Ol Donyo Lengai means “mountain of god” in the Maasai language. Exceedingly steep, it is a stratovolcano located in the east-African Rift Valley in northern Tanzania near Ngorongoro and Serengeti National Parks. The volcano is known for its unique type of natrocarbonatite lava, and, as such, is the only known active natrocarbonatite volcano on Earth. The diameter of the crater floor is about 350 to 400 meters and the elevation of the summit is about 2086 meters high.
This little known mountain range is one of the gems of Tanzania. Located northwest of Dar es Salaam, the Usambaras are part of an ancient 25 million year old “necklace of mountains” called the Eastern Arc. The Usambaras offer incredible natural biodiversity — especially bird life, and great walks which culminate in breath-taking viewpoints. Trekking is based in the western Usambaras, which is a densely populated region of Tanzania, due to the cooler climate, thus making it good for arable farming. It’s the perfect place to get to know some of the local people and try some of the locally-run cultural tourism programs.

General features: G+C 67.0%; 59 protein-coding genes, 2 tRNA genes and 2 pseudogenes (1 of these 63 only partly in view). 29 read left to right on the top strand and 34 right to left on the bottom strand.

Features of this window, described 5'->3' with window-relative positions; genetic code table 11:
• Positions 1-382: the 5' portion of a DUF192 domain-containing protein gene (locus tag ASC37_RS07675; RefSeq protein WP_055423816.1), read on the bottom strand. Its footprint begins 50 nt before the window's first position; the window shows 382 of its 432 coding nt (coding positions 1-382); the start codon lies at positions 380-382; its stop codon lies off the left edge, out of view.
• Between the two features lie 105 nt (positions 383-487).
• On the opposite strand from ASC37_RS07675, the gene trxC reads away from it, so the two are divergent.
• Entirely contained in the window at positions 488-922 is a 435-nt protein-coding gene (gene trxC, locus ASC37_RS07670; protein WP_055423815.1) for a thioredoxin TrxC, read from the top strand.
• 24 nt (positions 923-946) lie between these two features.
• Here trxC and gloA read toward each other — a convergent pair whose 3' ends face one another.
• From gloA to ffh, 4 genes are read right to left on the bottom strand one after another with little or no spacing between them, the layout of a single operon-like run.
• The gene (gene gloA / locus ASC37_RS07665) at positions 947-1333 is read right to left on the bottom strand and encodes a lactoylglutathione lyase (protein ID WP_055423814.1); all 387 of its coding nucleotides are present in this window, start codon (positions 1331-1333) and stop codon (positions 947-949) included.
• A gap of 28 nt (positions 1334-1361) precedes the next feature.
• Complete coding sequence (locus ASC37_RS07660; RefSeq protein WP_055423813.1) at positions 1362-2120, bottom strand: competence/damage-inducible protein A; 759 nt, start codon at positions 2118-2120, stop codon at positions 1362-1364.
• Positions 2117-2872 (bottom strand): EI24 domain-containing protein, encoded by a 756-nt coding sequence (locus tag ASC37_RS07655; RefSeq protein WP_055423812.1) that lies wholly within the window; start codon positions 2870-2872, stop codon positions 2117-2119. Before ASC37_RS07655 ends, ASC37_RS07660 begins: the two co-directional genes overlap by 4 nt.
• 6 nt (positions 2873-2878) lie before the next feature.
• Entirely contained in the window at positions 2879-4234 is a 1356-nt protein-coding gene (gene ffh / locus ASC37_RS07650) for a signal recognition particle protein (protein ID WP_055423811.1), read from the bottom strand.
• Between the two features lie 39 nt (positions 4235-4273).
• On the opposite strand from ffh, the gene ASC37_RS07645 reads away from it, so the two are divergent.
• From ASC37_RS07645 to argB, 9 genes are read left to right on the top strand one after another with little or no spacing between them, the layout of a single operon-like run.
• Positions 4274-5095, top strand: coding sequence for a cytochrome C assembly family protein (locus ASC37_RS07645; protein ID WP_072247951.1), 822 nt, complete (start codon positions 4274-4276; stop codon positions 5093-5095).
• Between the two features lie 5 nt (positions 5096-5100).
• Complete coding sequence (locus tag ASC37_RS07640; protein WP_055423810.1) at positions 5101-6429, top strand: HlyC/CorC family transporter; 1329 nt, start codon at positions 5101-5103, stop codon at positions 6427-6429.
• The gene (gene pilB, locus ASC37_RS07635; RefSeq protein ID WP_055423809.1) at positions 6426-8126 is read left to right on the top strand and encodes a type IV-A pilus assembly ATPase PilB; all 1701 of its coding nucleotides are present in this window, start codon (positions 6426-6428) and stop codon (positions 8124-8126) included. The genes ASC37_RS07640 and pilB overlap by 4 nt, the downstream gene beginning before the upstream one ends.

Located in central Kenya, just south of the Equator, Mount Kenya is around 150km (95mi) north-northeast of Nairobi. The area around the mountain is protected as part of the Mount Kenya National Park, which is a designated UNESCO World Heritage Site. The national park is around 620km (240 sq mi), and receives up to 15,000 visitors every year. The stand alone mountain is an extinct (dead) volcano which last erupted between 2.6 and 3.1 million years ago. The highest peaks of Mt. Kenya are Batian, at 5,199m (17,058ft) and Lenana, at 4,985m (16,355ft). Its slopes include several different biomes: the lowest parts are dry upland forest, changing to mountain forest of juniper and podocarpus at about 2000m (6500ft), with a belt of bamboo at 2,500m (about 8,000 ft), that changes to an upper forest of smaller trees covered with moss and “goat’s beard” lichen. Above a distinct timberline at about 3500m (11,500 ft), there is an afroalpine zone, with its characteristic giant rosette plants. Twelve small (and rapidly shrinking) glaciers may be found scattered among the complex of peaks, of which Batian and Nelion are the highest. The highest point, Batian, is a technical climb; the classic Diamond Couloir climbing route is a Grade iv of about 20 pitch, up to yds 5.9 in difficulty. Nelion was first climbed by Eric Shipton in 1929, and Shipton and Bill Tilman completed the traverse of the ridge between the two highest peaks. Point Lenana, at 4,985m (16,355 ft), can be reached by a hiking trail. Mount Kenya is best climbed in January or February on the south side, and August or September on the north side. Mount Kenya is home to one of the Global Atmosphere Watch’s Atmospheric Monitoring Stations.